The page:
On-line discussions are an excellent format to engage the students. Plant pathology discussion topics are selected based on the impact of the topic on society and/or the potential for controversy. A sample of topics includes organic vs. sustainable vs. conventional agriculture, the scientific and legal basis of the citrus canker eradication program in Florida, genetic engineering for pest control, and the use of antibiotics in agriculture. The discussions take place asynchronously using the WebCT discussion tool over a period of 10 to12 days. Discussions are graded based on participation and the quality of the postings. Students must stay within the structure of the discussion, which calls for an initial posting, responses to the postings of the other students in their group, and a final posting based on what was learned in the discussion. However, the students are allowed a certain amount of freedom to take the discussion into related topics. Students often become so excited and engaged that they will poll their peers and acquaintances on their opinions and report their findings. The students in this course come with diverse backgrounds and the discussion benefits from their many viewpoints and experiences. Discussions allow them to explore the ways that plant pathology and agriculture touch their lives.

Student Projects

Another requirement is for each student to take a plant pathology concept and design a learning module that can be brought back to the K – 12 classrooms. Interactive learning is encouraged within the contents of their projects. In-service teachers pursuing graduate degrees must also assess their project for the state-mandated performance standards for meeting the educational needs of their students. Appropriate concepts for the classroom include the biology of microorganisms (fungi, bacteria, nematodes, viruses) as well as pesticide usage, world hunger, biotechnology, and sustainability. The in-service teachers are generally familiar with learning theories, state requirements, and the mechanics of designing interactive science modules for the classroom, and are willing to assist the students who are not familiar with designing learning modules. The level of expertise is also considered when evaluating the projects, given the diversity of student backgrounds. The students submit an outline and a proposal to ensure that the plant pathology components of their project are feasible, but the development of the project is mostly self-directed. Students use the presentation area on WebCT to share their projects and ideas. At the end of the semester they present and demonstrate their project to the class.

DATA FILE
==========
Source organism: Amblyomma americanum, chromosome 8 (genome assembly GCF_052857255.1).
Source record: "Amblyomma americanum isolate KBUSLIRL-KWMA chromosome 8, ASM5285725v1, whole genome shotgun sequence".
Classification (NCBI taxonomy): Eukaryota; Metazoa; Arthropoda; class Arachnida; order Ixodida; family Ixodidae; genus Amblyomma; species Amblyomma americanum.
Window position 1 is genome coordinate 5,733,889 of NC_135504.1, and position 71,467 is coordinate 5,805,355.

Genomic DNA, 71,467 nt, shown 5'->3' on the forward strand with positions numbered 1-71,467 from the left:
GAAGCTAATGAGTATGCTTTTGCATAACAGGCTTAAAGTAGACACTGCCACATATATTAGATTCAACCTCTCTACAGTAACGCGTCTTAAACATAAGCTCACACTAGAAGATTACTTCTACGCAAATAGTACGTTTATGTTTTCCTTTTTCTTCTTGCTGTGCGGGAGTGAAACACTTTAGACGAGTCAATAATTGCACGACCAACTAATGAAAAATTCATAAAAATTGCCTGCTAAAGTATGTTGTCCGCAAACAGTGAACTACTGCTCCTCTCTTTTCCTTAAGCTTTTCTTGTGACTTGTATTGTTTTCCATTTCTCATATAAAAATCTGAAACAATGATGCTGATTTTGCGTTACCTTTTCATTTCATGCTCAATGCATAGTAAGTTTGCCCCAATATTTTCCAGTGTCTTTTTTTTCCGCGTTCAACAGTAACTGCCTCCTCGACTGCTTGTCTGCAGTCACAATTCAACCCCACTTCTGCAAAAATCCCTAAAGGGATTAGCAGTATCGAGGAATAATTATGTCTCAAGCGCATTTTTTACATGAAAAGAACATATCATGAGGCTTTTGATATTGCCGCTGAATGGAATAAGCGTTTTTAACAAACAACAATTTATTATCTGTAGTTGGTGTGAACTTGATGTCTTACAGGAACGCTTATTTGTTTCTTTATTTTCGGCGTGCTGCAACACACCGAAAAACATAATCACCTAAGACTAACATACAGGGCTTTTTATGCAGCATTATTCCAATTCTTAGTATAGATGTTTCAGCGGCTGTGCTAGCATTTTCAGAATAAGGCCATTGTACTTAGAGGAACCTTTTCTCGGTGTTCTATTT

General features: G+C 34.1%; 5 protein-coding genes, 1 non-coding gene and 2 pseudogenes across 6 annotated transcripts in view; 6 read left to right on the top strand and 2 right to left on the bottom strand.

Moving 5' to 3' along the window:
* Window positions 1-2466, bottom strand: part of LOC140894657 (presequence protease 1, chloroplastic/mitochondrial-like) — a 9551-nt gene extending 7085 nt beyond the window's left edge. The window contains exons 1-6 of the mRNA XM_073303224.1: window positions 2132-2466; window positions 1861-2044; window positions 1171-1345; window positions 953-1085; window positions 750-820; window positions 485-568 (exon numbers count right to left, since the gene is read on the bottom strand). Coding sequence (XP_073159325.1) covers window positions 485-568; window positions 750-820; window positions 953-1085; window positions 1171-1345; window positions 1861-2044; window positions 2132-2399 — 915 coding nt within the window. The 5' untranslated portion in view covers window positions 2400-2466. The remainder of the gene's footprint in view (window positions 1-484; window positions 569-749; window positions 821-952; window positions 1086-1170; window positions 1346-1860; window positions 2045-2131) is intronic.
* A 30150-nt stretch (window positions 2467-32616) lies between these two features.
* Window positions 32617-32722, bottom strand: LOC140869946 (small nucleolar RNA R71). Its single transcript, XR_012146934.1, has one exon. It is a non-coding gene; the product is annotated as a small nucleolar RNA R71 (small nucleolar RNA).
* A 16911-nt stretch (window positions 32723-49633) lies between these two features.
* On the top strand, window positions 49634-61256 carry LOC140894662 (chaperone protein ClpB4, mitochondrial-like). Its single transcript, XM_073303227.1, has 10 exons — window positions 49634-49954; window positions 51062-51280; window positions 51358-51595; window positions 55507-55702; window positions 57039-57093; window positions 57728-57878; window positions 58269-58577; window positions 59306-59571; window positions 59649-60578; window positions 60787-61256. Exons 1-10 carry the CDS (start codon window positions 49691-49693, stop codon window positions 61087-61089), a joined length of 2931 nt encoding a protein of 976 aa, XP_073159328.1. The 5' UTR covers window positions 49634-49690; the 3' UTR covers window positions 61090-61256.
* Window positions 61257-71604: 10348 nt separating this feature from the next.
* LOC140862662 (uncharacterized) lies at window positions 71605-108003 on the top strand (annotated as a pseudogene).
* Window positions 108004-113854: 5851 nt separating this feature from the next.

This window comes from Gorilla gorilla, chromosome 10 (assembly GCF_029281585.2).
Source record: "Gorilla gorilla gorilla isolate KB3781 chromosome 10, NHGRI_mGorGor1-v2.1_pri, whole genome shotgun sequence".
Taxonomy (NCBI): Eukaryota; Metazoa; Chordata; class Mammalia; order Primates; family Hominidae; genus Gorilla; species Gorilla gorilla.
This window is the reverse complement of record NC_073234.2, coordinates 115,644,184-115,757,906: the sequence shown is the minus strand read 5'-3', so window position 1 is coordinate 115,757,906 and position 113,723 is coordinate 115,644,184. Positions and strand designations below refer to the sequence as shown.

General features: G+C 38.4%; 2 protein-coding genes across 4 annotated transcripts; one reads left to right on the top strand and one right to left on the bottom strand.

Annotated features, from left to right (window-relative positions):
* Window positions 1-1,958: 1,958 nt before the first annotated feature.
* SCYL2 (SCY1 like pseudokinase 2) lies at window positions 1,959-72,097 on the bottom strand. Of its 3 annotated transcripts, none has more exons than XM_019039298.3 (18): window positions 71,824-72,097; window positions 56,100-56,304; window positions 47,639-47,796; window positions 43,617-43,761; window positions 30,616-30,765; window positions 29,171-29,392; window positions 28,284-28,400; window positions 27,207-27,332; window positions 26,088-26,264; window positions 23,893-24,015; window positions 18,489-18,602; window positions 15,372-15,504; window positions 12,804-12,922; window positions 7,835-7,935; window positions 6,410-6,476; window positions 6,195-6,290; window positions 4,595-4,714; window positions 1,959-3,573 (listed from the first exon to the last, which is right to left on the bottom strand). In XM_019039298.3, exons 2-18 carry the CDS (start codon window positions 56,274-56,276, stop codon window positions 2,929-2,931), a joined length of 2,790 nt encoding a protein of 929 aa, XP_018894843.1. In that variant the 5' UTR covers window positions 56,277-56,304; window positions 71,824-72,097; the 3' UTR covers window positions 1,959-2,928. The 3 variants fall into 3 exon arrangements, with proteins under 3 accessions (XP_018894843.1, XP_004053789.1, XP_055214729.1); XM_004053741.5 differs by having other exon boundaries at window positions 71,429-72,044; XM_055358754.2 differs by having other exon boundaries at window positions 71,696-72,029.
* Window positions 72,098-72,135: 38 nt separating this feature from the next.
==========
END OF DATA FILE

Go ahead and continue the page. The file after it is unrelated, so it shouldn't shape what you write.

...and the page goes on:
This course appears to have a wide appeal to an enthusiastic pool of education majors. Offering this type of cross-college course has resulted in mutually beneficial outcomes for the students and for the College of Agricultural and Environmental Sciences. It meets the needs of in-service teachers pursuing an advanced degree, while the College fulfills its goal of bringing agricultural concepts to a generation of youths who are all but detached from the science and practice of food production. The use of student-centered learning techniques assisted in translating the plant pathology content into a student-friendly format for the classroom. Future directions include expanding the on-line features of the course to further accommodate the busy schedule of the in-service teachers.

Date: 22nd May, 2006